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The Underdogs of March Madness

Manny Shklar

Arts & Entertainment editor




With the arrival of March, nearly every sports fan, casual or diehard, gets ready for March Madness. Most of these fans don’t even watch a single college basketball game the entire year but quickly do research to fill out the best bracket possible. Per NCAA.com, there is a 1 in 120.2 BILLION chance of filling out a perfect bracket, yet we all still think ours will be perfect every year. The main reason for these brackets getting ruined is due to upsets and Cinderella teams who shock the world multiple times and go much further than expected. For example, last year we saw Saint Peter’s, a 15 seeded team, advance all the way to the Elite Eight by winning three games. In 2018, Loyola Chicago had a memorable run as the 11 seed who fought their way into the Final Four. Teams like these all cement a legacy in college basketball, and even if we couldn’t predict it fully correctly, there will be another amazing story of a team who wins as the underdog every time out.

One team that looked like they could have caused problems was the 13 seeded Kent State. While many tournament watchers fill out their brackets with basic stats, the Golden Eagles are a team that has thrived on their lesser-known statistics. The stat that sticks out the most for them is their overall turnover margin. They force 16 turnovers per game and give up just 11.3 per game; they are top 20 and top 40 in these categories, respectively. This statistic is considered one of the most accurate when it comes to underdogs preparing to upset higher seeds. The Golden Eagles rank first out of all mid-major NCAA teams in this category and fourth in the whole nation. Along with their team success, they had a prolific scorer in 5th-year guard Sincere Carry, who scored 17 points and five assists per game. They also had a two-way specialist in their second option Malique Jacobs, who averaged three steals per game, the second best clip in the country. With those players in the backcourt, and an ability to lock up any team while taking care of the ball, the Kent State Golden Eagles were an underdog that had a chance to make a very deep tournament run. Despite all this hype, Kent State went on to lose to the University of Indiana by 11 points, though they seemed to be battling all game.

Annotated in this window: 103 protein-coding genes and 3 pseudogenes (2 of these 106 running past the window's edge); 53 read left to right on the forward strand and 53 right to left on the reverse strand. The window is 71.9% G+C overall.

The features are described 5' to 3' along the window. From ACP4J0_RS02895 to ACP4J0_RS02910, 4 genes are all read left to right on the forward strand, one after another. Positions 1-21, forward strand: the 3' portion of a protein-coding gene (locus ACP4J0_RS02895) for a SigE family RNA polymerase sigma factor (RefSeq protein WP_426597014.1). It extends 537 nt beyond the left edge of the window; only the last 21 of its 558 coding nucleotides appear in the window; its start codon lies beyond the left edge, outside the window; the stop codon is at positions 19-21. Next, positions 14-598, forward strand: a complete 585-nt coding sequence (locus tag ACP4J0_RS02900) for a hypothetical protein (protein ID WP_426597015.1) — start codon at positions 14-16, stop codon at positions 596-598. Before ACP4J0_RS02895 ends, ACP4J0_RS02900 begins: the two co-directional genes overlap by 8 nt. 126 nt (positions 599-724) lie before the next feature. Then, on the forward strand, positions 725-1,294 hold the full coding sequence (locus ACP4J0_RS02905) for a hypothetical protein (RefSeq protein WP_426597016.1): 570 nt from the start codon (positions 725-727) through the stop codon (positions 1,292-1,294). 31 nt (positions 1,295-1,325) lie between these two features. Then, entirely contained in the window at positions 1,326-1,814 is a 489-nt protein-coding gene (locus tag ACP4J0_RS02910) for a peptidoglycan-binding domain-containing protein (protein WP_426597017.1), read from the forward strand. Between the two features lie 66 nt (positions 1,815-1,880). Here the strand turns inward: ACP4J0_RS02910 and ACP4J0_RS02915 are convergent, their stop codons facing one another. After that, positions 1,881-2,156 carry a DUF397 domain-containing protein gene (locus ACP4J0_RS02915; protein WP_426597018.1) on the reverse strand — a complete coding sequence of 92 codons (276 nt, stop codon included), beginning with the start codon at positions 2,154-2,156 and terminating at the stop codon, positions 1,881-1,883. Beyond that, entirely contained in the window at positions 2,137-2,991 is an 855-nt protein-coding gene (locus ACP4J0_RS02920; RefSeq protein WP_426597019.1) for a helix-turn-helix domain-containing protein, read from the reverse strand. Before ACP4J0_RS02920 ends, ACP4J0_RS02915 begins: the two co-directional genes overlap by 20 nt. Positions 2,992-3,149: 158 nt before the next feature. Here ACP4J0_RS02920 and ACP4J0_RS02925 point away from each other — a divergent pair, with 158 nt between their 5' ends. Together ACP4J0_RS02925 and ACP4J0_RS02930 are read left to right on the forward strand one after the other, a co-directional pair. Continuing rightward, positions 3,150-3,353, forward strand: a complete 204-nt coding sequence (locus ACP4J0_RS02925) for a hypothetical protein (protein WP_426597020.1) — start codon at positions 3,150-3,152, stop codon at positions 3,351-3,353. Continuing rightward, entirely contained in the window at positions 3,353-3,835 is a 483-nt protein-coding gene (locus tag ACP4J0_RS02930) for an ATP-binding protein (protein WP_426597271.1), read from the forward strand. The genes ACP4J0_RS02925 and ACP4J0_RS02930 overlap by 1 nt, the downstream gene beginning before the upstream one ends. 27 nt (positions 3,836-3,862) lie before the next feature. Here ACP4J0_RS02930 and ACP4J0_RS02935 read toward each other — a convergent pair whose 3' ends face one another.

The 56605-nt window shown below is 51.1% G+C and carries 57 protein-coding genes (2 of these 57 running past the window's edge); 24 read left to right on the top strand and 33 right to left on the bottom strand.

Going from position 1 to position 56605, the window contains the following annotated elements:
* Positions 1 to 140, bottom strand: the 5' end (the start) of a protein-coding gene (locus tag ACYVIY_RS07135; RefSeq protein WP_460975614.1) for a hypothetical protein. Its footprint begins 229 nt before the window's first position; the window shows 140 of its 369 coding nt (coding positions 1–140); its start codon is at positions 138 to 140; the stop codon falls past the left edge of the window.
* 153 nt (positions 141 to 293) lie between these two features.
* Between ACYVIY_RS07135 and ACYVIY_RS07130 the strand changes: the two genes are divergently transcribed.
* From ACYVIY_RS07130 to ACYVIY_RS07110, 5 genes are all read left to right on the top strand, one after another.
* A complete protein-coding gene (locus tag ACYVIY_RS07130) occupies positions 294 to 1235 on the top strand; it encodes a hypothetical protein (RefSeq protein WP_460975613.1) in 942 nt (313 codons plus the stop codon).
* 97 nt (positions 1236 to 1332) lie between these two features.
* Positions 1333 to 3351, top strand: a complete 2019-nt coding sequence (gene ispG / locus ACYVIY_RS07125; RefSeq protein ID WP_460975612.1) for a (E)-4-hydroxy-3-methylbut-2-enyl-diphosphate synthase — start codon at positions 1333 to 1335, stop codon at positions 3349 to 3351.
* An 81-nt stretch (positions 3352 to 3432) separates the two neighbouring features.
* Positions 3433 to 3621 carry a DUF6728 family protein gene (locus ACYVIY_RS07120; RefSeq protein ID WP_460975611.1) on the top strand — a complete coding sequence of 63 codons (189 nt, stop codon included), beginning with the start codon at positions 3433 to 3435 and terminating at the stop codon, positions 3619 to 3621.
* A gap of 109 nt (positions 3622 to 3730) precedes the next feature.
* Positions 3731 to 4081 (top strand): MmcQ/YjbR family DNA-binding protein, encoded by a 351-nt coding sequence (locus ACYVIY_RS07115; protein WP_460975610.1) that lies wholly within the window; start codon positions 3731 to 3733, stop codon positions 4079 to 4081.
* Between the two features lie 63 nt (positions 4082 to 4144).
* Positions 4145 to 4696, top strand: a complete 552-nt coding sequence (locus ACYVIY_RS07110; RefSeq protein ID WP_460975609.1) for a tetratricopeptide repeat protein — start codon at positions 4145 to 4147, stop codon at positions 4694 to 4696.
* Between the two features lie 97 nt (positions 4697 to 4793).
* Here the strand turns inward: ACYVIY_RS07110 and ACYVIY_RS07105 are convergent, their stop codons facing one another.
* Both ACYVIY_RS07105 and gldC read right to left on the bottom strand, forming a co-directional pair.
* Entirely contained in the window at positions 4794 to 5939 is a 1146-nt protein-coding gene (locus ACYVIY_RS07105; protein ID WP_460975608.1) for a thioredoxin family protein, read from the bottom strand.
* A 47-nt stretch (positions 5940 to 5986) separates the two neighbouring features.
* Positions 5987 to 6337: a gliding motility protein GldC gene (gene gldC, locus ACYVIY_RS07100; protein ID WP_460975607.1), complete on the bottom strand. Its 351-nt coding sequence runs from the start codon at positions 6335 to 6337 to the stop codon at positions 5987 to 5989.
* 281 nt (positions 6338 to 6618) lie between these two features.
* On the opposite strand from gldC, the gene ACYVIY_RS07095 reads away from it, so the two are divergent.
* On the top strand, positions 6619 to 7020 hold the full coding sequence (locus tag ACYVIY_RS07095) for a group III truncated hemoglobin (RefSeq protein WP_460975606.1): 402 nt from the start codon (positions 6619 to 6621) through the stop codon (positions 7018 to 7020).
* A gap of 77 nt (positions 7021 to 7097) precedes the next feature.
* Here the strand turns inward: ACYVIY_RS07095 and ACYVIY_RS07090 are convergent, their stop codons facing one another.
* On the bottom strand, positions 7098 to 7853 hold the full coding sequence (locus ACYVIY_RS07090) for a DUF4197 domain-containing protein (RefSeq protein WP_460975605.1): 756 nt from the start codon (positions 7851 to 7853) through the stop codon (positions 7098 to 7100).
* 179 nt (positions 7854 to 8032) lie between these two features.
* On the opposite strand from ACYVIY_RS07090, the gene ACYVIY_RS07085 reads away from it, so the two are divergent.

Another under the radar team that could have become a Cinderella story is Furman University. Furman was the 13 seed in the South division of the bracket and they beat the University of Virginia, a team who has been badly upset multiple times in recent history. The first thing that any fan will notice with a brief look at Furman is their high-powered offensive production. They averaged 82.1 points per game during the regular season, leading them to a top 35 ranked offense, per KenPom rankings. This production is due to four different players each averaging double figure points this season, but there are two in particular who stand out: Mike Bothwell and Jalen Slawson. Bothwell, a fifth-year senior guard, averaged a team-leading 18.4 points per game while shooting over 53% from the field. The Paladins’ second option, Slawson, is a 6 '7 " forward who put up over 15 points and seven rebounds per game. He also provided outstanding efficiency, as proven by his 56% field goal percentage and 39.4% from three point range. Slawson has also been Furman’s defensive anchor, as he racked up 1.6 steals and blocks per game this season. As if they couldn’t get more favorable factors, the Paladins’ took a six game winning streak into the tournament, and a record of 14-1 in their last 15 games. Due to their stars and offensive efficiency, plus them being one of the hottest teams in the tournament, Furman was a low-ranked team that had all the potential to make a Final Four appearance and surprise everyone in this year’s NCAA tournament, however they lost to the 5 seeded San Diego State in the second round.




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